• Space: Not only space to store all these in-bulk non-perishable items, but importantly, freezer space. I am lucky to own two fridge-top freezers and a large deep freezer, to store meat, baked items, cooked legumes, purees, vegetable off-cuts (for stocks), litres and litres of vegetable, chicken and beef stock, vegetables, fruit, and cooked meals. Each freezers is full. Freezing food has been a big part of the IQS program, and I have wondered whether everyone has had the space to manage it.
  • Time: Although I’ve been busy running around after a toddler and a baby, fortunately it has mostly been at home, while on leave. It means that I can have a chicken stock ticking over on the stove-top during the day, or boil up millions of chickpeas for the freezer. I can bake. I can prepare fresh lunches, and steam and puree vegetables for the littlest one. I can also head to the market during the week when it’s quieter, to buy fresh produce. I have the time to sit down and think about meal-planning and grocery lists.

These might seem like simple factors, but they are crucial, because so many people do not have access to all three, and sometimes, don’t have access to any of them. Families on lower incomes may have limited funds, less storage space, and less time. Some parents have to hold down multiple jobs to support their families. They don’t have the time to boil legumes and make stock. Many live week to week and don’t have the money to buy three kilograms of meat in order to receive the reduced rate – and might not have the freezer space for it anyway.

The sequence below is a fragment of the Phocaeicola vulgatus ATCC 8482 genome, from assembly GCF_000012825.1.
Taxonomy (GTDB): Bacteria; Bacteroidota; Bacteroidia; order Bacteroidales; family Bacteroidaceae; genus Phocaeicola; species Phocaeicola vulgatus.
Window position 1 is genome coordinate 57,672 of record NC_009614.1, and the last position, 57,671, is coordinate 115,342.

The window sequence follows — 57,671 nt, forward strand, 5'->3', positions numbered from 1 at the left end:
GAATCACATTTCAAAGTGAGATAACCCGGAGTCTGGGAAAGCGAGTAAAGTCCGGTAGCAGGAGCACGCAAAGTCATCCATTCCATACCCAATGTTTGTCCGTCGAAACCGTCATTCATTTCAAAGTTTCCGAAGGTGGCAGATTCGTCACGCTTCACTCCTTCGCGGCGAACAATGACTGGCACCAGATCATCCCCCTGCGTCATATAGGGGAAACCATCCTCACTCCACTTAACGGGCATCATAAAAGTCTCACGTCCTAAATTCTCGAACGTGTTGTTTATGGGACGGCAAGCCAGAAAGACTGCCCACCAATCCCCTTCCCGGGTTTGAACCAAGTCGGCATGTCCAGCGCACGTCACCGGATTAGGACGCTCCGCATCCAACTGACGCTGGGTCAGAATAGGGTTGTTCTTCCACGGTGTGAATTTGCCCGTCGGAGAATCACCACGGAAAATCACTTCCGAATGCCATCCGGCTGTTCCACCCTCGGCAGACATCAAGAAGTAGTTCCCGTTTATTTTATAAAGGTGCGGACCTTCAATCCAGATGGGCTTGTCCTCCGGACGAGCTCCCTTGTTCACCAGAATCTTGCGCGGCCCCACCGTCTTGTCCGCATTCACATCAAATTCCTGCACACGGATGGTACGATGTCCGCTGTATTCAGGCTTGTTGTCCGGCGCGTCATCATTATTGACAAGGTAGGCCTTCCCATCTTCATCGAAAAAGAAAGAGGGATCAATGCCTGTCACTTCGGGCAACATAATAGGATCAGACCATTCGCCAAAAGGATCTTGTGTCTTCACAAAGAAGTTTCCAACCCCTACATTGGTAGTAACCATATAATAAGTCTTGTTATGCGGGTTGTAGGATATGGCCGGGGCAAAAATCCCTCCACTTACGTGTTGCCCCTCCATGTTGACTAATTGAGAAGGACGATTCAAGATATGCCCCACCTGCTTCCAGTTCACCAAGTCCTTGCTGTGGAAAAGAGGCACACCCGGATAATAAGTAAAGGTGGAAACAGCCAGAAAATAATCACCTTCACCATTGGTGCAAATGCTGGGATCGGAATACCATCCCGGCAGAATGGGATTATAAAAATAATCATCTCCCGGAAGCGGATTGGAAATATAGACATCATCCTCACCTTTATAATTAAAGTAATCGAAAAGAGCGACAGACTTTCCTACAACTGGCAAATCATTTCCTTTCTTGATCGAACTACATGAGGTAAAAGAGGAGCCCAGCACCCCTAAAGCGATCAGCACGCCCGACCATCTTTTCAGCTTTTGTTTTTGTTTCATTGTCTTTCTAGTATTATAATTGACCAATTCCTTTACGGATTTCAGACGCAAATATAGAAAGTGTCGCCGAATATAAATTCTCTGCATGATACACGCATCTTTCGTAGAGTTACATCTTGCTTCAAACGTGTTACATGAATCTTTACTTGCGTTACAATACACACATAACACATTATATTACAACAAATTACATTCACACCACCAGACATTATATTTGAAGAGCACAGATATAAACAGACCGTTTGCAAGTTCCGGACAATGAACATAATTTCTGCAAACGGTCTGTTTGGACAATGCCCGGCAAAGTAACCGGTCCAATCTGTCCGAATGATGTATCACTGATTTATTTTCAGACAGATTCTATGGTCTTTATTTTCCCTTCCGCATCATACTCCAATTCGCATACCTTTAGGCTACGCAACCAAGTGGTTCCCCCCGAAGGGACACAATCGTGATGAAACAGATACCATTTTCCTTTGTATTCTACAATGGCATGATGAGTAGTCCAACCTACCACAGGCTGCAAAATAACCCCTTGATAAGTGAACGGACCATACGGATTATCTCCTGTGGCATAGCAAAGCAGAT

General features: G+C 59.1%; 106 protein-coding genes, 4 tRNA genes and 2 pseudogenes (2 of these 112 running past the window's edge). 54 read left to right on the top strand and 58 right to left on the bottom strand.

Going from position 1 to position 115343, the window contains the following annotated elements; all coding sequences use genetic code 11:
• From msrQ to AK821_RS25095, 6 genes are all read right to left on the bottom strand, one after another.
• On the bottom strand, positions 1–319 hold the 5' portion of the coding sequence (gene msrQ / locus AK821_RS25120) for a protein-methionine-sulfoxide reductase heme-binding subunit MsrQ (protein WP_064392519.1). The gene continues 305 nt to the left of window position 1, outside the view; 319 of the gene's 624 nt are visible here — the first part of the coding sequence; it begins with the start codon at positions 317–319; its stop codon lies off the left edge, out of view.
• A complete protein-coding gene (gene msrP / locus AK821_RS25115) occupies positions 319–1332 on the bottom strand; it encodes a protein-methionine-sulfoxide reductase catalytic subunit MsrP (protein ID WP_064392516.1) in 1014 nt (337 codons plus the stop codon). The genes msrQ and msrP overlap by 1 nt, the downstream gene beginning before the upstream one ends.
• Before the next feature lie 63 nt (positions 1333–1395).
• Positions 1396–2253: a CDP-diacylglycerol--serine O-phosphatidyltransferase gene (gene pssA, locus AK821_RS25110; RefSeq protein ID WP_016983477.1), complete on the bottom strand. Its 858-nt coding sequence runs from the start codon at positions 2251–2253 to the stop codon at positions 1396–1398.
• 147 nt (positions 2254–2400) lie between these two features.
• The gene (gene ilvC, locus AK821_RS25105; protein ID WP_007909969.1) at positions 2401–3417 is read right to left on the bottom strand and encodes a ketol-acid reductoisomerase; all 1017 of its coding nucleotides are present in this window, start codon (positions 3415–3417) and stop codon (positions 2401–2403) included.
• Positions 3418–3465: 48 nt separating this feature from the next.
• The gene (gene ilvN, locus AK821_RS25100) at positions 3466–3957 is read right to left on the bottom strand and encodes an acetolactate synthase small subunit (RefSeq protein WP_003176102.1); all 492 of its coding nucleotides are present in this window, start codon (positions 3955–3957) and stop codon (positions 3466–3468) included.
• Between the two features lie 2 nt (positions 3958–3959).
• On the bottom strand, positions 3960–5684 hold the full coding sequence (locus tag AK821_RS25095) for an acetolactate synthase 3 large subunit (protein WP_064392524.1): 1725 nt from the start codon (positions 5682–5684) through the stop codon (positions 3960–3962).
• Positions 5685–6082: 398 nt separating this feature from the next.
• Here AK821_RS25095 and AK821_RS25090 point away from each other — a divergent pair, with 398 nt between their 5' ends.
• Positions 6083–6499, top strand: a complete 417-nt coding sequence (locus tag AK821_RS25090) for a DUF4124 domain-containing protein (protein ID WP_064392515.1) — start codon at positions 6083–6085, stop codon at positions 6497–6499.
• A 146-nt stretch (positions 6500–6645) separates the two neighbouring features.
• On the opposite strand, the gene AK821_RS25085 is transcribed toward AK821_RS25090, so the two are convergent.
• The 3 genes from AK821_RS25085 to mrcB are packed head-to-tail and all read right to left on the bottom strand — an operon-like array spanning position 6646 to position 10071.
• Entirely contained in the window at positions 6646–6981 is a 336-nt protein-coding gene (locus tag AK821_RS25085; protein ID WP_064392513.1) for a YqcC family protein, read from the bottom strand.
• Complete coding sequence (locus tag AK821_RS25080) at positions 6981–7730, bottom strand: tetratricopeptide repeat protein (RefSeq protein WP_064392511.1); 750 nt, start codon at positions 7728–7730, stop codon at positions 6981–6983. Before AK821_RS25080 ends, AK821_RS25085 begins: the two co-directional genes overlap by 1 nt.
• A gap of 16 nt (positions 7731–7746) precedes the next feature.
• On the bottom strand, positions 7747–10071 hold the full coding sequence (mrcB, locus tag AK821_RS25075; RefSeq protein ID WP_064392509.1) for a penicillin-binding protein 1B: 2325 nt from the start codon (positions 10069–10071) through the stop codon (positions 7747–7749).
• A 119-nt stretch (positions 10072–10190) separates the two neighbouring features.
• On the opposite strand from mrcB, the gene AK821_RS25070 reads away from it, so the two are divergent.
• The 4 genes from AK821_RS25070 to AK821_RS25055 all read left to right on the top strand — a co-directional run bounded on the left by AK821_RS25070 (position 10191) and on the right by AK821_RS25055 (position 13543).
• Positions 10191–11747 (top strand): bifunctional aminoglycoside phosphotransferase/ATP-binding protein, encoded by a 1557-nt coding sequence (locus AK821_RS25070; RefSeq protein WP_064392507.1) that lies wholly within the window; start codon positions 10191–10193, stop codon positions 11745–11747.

My point is not that I think people should give up and not eat healthy food. It’s that I believe our society doesn’t actually support people in real and practical ways to eat healthier food, especially those with limited means. The Big Food Industry goes to great lengths to trick consumers about the contents of their over-processed food. Farmers and producers have to jump through hoops of red tape to have their products certified as organic, which pushes the price up and makes buying organic impossible for people on a budget. At the moment, my local supermarket is selling family meat pies and frozen pizzas for $4 a pop, and 1kg bags of apples for between $4.50 and $7. If I were a struggling parent, overworked, underpaid and short on time, I know what I’d go for.